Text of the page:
I never raised you to be ordinary, she said, when I came home from school excited about my
future as a small-town doctor. Just a doctor? she said. She wondered why I wanted to cure people,
instead of populations. Just a librarian? she said. She told me that when I got a Pulitzer
She’d create a book signing, for me and my favorite author Tracy Kidder, who follows extraordinary
people around and records their stories.
I come from a line of strong women, tough women, women who for generations transcended traditions
and ascribed positions, but still dusted the baseboards on Saturdays and cooked steak with
butter. Women who left home and family to do new things, like not having children, like having
children. I come from women who are proud that I go to a women’s-college-not-a-girl’s-school
and wish from their graves that they could join me for commencement luncheon before stealing
all the bacon slices and pineapple.
My great-grandmother’s name was Katherine MacPhail Johnston, and she is my name sake. Grandma
Katie used to put my feet in her mouth when I was an infant and loved to see babies giggle.
We call her a flipper-flapper, because when she immigrated from a tiny farm in Cape Breton
to New York City in the 1920s, she took a job flipping pancakes in a stall on Times Square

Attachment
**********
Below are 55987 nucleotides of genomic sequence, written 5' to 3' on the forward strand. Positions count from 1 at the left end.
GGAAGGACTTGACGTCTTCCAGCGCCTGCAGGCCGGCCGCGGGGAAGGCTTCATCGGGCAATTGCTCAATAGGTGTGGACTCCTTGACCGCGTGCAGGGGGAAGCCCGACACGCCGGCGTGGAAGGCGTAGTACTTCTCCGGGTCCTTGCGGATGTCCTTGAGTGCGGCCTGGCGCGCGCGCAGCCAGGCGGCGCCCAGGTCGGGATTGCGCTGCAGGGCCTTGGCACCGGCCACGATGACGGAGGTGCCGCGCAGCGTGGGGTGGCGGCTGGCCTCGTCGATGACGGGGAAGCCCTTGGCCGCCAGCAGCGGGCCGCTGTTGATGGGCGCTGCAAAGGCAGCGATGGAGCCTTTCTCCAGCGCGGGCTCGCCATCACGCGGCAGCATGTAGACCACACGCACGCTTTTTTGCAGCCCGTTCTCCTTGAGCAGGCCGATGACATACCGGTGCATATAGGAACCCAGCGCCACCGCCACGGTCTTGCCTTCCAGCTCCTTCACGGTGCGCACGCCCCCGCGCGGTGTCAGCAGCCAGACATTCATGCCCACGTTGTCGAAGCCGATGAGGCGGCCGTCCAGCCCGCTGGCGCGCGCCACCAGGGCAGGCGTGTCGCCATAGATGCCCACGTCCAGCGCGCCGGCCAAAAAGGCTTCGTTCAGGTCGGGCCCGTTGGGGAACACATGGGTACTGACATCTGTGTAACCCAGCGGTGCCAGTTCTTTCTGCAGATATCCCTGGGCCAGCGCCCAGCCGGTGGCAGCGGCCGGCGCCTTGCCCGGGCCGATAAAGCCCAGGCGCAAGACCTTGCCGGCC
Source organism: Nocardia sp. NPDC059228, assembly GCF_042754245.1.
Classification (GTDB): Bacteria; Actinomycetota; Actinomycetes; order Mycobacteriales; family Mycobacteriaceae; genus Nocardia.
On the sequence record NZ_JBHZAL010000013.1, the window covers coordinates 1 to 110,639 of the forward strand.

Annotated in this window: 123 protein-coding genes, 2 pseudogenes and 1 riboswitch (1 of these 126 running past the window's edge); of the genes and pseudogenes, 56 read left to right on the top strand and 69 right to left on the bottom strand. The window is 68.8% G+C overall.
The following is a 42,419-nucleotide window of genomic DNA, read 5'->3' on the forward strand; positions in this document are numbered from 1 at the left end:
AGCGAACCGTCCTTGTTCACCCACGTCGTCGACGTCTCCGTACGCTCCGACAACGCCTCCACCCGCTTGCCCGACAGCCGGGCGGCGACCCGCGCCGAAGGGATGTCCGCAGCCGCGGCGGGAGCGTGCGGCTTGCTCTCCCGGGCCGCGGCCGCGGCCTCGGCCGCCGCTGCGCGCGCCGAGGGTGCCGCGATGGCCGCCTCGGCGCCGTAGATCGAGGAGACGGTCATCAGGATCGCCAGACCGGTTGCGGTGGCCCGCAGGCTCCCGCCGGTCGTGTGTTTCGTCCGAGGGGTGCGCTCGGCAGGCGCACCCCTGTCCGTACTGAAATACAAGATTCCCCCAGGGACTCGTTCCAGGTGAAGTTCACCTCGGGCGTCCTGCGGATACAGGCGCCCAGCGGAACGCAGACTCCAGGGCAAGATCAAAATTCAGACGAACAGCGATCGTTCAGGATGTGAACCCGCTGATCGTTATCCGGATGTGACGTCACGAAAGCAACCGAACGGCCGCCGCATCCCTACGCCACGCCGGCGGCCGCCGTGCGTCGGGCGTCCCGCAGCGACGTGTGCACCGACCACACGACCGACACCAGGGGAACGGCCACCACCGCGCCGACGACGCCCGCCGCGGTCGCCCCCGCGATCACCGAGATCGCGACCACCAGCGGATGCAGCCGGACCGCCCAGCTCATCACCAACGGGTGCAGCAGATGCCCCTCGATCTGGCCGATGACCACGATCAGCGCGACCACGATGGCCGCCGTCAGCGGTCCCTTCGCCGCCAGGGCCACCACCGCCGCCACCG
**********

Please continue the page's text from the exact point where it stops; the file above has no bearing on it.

by day and danced her bound-bosom off at night in speak-easies.
I guess that my mother wants my life to be more than a sound-byte. I should need paragraphs
in the annual Christmas card, clauses and complex sentences. I can be a librarian, but should
be leading conferences about innovations in computer literacy as well. I can be unemployed,
as long as I help out at church suppers for the impoverished in my copious spare time. My gravestone
should be a billboard full of words in size 10 font.
I find the same urge for complexity. A perfect life for me might involve messy relationships
with inappropriate people and living in the back of my car and crying and lying and nine careers,
all at the same time. I have never said with much conviction, “I’m going to be a doctor
or architect or astronaut or President of Smith College,” and used just the noun. I will
be a doctor who stars in local plays. I will be an architect who foments a social revolution
through green building practices. I will be a President of Smith not only to encourage women
of promise to lead lives of distinction and ask alumnae for cash, but also to learn how to
make the muffins they serve at Hubbard on Mondays.
When my mother says “ordinary” in her derisive tone that makes me think of deflated
jellyfish above the tide line, what I think she means is “simple.” Life is never
simple, she and her mother and mothers and mothers say in a line down to me, and when it is,
You’ve messed up. There is always something else you can be doing, new passions and hobbies,
a career or a relationship where one does not exist. Our women, strong women, complex women,
are not cardboard cutouts and we take up space in the world and on the page.